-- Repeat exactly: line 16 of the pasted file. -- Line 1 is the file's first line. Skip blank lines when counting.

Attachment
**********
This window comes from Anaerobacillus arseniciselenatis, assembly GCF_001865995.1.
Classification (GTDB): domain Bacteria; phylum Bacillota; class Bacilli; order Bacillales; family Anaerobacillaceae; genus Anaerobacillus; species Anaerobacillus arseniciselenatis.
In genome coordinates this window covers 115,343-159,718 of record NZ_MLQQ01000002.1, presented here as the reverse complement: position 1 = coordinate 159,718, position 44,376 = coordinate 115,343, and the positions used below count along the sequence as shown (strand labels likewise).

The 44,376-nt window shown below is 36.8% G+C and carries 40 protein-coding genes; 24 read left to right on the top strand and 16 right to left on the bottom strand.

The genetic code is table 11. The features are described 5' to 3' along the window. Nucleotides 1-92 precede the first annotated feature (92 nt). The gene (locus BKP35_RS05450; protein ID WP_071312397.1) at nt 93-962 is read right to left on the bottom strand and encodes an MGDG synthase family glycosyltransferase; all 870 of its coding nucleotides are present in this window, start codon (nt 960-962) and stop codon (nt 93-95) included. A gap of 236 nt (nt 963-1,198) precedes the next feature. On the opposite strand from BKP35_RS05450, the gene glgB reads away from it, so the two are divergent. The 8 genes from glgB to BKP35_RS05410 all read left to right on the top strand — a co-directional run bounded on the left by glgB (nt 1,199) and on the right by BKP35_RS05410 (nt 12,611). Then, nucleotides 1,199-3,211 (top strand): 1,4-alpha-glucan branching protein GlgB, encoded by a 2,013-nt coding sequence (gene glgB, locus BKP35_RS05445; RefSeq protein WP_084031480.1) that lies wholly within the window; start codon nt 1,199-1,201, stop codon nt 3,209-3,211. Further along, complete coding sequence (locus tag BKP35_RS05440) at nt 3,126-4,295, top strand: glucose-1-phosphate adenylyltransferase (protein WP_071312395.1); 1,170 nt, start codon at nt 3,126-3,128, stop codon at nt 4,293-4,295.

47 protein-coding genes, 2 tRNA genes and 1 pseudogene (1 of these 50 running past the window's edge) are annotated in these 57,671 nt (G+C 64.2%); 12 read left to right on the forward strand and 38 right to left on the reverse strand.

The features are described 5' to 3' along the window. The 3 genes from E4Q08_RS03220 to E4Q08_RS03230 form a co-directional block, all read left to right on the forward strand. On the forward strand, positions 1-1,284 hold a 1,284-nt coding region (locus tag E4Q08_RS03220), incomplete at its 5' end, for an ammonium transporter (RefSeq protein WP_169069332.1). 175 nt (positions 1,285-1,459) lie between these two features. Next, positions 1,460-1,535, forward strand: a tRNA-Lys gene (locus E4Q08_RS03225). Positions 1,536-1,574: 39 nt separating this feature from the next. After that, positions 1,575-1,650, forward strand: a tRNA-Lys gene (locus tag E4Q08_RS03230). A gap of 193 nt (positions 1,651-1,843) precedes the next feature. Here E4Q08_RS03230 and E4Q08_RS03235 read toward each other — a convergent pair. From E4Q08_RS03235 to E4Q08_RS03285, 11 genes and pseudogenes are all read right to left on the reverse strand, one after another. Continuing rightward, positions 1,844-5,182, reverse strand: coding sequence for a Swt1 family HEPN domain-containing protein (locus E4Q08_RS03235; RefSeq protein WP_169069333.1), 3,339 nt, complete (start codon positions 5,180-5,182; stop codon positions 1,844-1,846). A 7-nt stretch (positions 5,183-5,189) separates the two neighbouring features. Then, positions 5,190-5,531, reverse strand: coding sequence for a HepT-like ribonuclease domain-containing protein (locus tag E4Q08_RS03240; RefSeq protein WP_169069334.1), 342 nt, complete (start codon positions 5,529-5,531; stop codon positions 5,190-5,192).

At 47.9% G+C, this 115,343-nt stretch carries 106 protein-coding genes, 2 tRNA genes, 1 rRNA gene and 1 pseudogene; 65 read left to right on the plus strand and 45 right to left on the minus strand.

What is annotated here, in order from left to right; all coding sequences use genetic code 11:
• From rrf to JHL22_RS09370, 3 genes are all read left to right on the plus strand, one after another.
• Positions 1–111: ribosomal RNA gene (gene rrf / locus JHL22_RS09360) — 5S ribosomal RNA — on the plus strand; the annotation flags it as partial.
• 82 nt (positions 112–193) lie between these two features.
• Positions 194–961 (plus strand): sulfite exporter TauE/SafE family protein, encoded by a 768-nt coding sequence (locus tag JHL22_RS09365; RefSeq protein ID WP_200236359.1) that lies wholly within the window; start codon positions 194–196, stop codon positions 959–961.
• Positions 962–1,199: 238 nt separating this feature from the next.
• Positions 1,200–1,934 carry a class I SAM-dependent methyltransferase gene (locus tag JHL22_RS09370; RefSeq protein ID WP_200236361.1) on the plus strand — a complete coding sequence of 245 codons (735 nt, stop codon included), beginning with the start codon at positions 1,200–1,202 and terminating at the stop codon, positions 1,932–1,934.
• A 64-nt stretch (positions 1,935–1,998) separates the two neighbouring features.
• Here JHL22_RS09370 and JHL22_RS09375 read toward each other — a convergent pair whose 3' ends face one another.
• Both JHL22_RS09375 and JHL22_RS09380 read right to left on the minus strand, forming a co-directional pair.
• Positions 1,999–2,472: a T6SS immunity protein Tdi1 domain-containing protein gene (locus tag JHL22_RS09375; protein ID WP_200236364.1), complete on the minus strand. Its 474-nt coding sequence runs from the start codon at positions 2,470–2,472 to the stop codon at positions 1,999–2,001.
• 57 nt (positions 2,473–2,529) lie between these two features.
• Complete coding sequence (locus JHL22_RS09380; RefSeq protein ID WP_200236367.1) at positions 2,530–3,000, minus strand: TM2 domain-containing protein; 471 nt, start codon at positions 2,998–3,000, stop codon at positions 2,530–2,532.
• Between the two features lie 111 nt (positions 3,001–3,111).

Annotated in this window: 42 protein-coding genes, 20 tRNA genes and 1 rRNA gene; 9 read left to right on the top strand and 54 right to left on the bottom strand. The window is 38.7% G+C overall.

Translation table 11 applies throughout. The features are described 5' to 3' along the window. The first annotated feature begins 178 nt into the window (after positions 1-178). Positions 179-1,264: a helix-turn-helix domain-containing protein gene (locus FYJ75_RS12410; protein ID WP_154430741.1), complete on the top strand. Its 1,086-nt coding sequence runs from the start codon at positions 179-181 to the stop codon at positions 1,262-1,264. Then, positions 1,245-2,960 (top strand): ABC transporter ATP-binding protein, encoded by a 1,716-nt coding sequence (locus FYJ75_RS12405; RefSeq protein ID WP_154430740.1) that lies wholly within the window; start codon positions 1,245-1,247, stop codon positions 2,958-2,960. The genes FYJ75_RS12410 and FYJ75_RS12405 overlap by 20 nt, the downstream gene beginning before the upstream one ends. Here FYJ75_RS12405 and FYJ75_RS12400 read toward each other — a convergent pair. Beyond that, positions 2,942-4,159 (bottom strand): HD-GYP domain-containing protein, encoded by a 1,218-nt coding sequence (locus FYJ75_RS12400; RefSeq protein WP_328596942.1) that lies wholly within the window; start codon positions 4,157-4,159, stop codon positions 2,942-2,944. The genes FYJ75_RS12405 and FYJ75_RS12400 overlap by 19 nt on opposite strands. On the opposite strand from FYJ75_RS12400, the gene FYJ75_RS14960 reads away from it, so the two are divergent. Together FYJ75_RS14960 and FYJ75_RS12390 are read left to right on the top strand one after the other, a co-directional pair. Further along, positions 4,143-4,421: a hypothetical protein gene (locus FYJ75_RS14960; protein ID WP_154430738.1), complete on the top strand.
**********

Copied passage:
• A 64-nt stretch (positions 1,935–1,998) separates the two neighbouring features.